How Education Has Fared in Election-Year State of the Union Speeches
What could be more exciting than the Super Bowl? How about the prospect President Donald Trump will discuss K-12 education in his State of the Union address Tuesday?
Reportedly, Trump is going to push specifically for the Education Freedom Scholarships proposal that his administration released nearly a year ago.
"I'm grateful to the President for his strong support of this proposal from day one and look forward to Congress acting quickly on this bipartisan issue and putting students' and their needs above all else," U.S. Secretary of Education Betsy DeVos said in a statement.
In last year's State of the Union Trump declared that it was time for Congress to "pass school choice" although he didn't elaborate on that. Just over three weeks after that speech, DeVos unveiled her Education Freedom Scolarships proposal. DeVos recently highlighted that the legislation for these tax-credit scholarships in Congress reached 100 cosponsors. But that proposal is still very far from reaching the president's desk.
But how have presidents discussed education in their election-year SOTU speeches? We went back to the past five such speeches for answers.
Here's one trend that stands out to us: Presidents Bill Clinton and Barack Obama took positions on things like charter schools and content standards that seem pretty out of step with today's Democratic Party and the 2020 presidential candidates. Trump, on the other hand, has taken a page out of President George W. Bush's 2008 address.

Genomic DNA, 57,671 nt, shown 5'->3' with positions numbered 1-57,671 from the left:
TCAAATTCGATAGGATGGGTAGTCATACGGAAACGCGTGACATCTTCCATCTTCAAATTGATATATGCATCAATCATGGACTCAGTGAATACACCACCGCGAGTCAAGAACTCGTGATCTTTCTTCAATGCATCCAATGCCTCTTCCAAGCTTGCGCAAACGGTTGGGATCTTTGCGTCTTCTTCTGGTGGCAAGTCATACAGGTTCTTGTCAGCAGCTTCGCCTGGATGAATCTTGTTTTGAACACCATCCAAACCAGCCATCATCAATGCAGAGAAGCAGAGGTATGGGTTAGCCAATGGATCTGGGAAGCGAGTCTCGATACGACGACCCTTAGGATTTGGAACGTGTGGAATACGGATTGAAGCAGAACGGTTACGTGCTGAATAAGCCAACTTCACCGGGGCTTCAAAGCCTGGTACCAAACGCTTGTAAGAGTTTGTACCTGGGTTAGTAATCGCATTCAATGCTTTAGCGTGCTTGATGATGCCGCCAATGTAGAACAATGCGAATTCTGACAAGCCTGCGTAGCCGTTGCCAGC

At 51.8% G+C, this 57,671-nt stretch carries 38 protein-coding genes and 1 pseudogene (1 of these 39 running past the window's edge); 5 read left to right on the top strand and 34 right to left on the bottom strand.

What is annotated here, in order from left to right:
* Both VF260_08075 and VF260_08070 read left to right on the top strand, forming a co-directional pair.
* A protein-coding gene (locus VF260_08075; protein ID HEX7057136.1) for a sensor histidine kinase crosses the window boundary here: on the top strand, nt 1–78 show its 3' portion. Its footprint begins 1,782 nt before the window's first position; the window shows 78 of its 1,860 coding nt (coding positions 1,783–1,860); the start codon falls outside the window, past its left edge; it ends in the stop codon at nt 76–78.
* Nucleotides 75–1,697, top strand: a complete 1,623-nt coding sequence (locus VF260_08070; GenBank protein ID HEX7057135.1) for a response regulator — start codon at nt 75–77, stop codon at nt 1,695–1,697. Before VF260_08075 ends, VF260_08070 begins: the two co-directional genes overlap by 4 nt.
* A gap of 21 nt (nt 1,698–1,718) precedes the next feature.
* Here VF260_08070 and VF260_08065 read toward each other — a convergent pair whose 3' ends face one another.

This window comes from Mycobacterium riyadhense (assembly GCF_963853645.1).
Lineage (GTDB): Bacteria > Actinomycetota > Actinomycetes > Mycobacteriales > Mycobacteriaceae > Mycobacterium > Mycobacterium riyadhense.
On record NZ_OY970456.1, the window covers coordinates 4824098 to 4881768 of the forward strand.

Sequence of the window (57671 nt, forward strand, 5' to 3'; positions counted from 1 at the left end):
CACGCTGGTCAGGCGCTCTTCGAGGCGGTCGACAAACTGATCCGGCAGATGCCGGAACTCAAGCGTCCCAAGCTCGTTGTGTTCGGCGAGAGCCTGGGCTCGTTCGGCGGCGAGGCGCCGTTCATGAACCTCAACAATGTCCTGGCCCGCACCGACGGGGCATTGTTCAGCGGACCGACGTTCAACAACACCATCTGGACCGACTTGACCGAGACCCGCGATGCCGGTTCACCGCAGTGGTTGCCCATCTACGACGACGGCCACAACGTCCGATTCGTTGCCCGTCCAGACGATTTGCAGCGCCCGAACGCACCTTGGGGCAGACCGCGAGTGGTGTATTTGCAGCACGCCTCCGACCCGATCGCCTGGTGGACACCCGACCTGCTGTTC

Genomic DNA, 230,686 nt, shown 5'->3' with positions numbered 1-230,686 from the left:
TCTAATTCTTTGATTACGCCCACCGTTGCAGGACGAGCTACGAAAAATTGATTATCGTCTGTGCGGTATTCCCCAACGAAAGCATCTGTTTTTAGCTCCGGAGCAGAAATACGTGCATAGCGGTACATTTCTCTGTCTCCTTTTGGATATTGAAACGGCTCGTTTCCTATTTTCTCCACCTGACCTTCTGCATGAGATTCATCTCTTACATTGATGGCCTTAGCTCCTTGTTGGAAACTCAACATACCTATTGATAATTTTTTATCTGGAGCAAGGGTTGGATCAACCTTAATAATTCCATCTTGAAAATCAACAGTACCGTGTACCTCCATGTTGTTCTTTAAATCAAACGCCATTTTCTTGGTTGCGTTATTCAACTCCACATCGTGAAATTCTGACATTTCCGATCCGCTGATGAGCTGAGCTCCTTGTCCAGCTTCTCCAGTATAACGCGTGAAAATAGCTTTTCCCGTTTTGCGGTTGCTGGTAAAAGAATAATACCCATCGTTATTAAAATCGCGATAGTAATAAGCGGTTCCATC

Here are some highlights, with passages from each speech in block quotes from the transcripts.
President Bill Clinton in 2000
Clinton focused on shutting down low-performing schools, early education, and hiring more teachers in his final State of the Union. He also called for dramatically increasing the number of charter schools—the next Democratic president likely won't do the same.
"[A]ll successful schools have followed the same proven formula: higher standards, more accountability, and extra help so children who need it can get it to reach those standards. I have sent Congress a reform plan based on that formula. It holds States and school districts accountable for progress and rewards them for results. Each year, our National Government invests more than $15 billion in our schools. It is time to support what works and stop supporting what doesn't. ...
Let's double our investment to help States and districts turn around their worst performing schools or shut them down. Let's double our investments in after-school and summer school programs, which boost achievement and keep people off the streets and out of trouble. If we do this, we can give every single child in every failing school in America—everyone—the chance to meet high standards. ...
We know charter schools provide real public school choice. When I became President, there was just one independent public charter school in all America. Today, thanks to you, there are 1,700. I ask you now to help us meet our goal of 3,000 charter schools by next year."
President George W. Bush in 2004
Bush focused on the successful passage of the No Child Left Behind Act, which he signed in 2002, and also advanced coursework and increased federal aid to schools.
"All skills begin with the basics of reading and math, which are supposed to be learned in the early grades of our schools. Yet for too long, for too many children, those skills were never mastered.
By passing the No Child Left Behind Act, you have made the expectation of literacy the law of our country.
We're providing more funding for our schools -- a 36 percent increase since 2001. We are requiring higher standards. We are regularly testing every child on the fundamentals. We are reporting results to parents and making sure they have better options when schools are not performing. We are making progress toward excellence for every child in America. ...